UConn reports athletics generated $47 million of $82.3 million in latest budget
The UConn athletic department on Wednesday applied some numbers of an improved financial situation, releasing for the first time an annual report that highlights numerous "points of pride."
The Huskies in 2022-23 ran 21 athletics programs on a budget of $82.3 million, down from $89.7 million the previous year despite increases in costs to operations and payroll.
In a letter included with the report's release, athletic director David Benedict wrote that UConn self-generate $47 million in fiscal year 2023 and that "UConn's investments in Athletics reflect the unique strength that an athletic program can have in building global awareness for our institution, generating alumni and donor support, interest among prospective students, and raising the overall profile of the university nationally and globally."
UConn, a member of the Big East for most sports and independent in football, was considered for Big 12 membership in recent months but an invitation never came. The Huskies continue to spend and compete and elite levels, largely with the support of an annual university subsidy typically exceeding $40 million.
The projected university subsidy — more financials will be released in January — has been reduced by about $20 million from last year, when it reached $55 million due to a one-time payment of $13 million to former men's basketball coach Kevin Ollie.
"Many of the peer institutions UConn competes with on the national stage, such as those in the Power 5, enjoy significant revenues from conference-related television contracts," Benedict wrote. "Television-generated revenue represents a large annual financial inflow and generally allows university support to be more modest at those institutions. At this point UConn receives approximately $4 million from our media partners vs. the Power 5 media contracts that range from $30-$65 million. As such, the combination of self-generated revenues and university investment has been critical in allowing us to continue to compete for national championships in multiple programs, including men's and women's basketball, while also supporting our 19 other teams which contend for conference titles and compete on a regional or national championship stage."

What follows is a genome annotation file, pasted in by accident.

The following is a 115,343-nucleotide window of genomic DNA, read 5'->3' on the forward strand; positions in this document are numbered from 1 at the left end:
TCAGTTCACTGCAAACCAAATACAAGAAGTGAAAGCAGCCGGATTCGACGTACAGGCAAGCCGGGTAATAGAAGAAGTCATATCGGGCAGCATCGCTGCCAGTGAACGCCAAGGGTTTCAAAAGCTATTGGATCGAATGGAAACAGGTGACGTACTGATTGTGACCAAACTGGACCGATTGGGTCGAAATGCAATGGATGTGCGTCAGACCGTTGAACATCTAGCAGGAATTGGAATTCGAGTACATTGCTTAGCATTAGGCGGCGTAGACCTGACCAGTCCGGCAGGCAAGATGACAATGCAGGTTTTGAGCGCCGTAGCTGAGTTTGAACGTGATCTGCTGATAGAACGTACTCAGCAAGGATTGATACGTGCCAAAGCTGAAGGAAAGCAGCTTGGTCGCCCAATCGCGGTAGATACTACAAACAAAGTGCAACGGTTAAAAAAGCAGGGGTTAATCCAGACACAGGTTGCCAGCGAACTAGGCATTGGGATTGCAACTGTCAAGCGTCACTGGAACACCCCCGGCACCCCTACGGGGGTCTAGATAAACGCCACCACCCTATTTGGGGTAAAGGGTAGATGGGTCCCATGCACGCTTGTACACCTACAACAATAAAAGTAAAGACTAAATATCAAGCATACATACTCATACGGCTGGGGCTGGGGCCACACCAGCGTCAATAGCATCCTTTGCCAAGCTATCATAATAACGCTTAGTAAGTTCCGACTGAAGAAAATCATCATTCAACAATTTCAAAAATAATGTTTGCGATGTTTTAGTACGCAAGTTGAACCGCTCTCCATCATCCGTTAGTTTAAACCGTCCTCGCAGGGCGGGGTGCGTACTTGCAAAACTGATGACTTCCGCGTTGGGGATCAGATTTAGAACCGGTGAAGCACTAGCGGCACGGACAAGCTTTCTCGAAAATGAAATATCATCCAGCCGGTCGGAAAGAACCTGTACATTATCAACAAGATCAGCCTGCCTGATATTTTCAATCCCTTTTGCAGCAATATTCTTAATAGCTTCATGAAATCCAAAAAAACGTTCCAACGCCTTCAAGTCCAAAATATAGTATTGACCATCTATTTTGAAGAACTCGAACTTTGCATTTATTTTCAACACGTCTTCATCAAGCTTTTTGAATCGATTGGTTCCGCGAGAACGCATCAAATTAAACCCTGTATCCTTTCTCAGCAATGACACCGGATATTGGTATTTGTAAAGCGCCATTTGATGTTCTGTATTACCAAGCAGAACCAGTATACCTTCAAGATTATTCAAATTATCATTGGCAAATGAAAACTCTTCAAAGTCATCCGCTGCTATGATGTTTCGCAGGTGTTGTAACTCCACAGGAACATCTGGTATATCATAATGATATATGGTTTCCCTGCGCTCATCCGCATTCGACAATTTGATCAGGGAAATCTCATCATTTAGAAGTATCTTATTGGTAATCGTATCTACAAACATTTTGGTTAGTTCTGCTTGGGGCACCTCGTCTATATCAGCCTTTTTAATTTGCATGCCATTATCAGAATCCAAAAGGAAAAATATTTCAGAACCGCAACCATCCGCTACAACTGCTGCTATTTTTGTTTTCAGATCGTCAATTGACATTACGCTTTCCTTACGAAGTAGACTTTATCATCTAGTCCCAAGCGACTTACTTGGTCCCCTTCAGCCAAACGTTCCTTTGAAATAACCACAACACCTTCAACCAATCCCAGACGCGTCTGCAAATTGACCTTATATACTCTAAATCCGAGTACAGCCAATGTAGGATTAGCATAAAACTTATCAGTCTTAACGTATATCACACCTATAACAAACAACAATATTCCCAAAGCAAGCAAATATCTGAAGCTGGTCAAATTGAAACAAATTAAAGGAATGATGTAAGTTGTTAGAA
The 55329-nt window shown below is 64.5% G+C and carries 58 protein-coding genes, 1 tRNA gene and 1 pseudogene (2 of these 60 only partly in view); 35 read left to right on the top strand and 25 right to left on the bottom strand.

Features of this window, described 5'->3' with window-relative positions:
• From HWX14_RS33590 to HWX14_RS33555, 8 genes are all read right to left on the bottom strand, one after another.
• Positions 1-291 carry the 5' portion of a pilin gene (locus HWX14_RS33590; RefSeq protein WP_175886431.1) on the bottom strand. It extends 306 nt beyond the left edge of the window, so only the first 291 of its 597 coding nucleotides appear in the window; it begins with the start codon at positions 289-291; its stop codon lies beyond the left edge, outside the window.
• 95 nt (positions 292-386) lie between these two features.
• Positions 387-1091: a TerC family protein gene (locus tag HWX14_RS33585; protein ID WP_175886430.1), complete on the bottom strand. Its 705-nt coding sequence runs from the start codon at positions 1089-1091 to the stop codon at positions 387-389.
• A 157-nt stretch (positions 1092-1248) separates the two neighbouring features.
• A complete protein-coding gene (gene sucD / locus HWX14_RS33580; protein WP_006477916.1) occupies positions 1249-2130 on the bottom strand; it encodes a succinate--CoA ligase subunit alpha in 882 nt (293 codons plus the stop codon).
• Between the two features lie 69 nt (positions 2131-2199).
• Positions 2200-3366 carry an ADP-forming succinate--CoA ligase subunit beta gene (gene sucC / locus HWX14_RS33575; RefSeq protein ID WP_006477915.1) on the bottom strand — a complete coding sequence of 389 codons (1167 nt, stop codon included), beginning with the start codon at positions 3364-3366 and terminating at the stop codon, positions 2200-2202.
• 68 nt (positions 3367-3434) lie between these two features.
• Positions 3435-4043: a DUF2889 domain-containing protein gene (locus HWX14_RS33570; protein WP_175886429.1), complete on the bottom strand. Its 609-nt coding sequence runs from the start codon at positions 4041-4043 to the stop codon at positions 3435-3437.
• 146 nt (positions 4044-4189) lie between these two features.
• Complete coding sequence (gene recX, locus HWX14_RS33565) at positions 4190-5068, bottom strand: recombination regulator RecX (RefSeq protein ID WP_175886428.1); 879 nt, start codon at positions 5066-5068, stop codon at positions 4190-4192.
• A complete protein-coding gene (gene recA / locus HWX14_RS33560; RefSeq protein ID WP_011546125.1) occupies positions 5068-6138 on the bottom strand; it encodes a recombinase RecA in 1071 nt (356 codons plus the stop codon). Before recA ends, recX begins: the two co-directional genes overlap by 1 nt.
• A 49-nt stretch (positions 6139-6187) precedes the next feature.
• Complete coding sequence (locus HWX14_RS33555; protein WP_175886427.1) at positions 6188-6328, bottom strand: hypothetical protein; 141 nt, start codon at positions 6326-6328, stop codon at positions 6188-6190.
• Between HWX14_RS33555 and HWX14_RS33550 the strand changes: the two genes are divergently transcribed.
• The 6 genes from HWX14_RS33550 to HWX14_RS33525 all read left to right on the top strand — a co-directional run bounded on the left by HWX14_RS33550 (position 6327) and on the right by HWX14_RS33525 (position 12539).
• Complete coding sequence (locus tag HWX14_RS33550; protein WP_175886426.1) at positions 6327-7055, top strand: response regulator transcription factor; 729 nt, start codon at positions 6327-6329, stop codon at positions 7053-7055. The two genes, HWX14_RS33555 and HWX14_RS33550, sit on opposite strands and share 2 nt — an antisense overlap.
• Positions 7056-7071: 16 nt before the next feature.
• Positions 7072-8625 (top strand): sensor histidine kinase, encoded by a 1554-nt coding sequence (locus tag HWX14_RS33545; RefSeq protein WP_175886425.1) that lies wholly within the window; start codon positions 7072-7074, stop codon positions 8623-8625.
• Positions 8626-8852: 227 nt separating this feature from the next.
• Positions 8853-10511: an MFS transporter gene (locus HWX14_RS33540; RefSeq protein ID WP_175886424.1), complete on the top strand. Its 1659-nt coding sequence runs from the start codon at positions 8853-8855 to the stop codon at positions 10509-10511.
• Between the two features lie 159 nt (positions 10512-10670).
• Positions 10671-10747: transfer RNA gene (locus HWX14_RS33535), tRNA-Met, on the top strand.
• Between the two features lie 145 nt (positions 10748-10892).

UConn says it spends about $4 million to play some high-profile games off campus — basketball and hockey games at the XL Center in Hartford, football at Rentschler Field in East Hartford — and sacrifices about $7.5 million in lost revenue through the arrangement.
The report, highly detailed, celebrates many accomplishments, such as the men's basketball national championship and the eight Big East championships won across the board last year, academic success, student-athlete diversity and commitments to mental health and sports medicine. The report states that total donors increased by 59 percent, to 7,257, for a total gift commitment of $27.9 million.
UConn athletics also, the report points out, generates approximately $150 million in statewide economic output, and generates 725 jobs and $64.1 million in income.
UConn announced that its student-athletes average more money per deal in the space of name, image and likeness than any school in the nation, an achievement likely headed by women's basketball player Paige Bueckers. UConn, the report says, is fourth nationally in total NIL compensation. By the end of fiscal year 2023, 124 UConn student-athletes had used Opendorse, a partnership platform, for 372 NIL deals.
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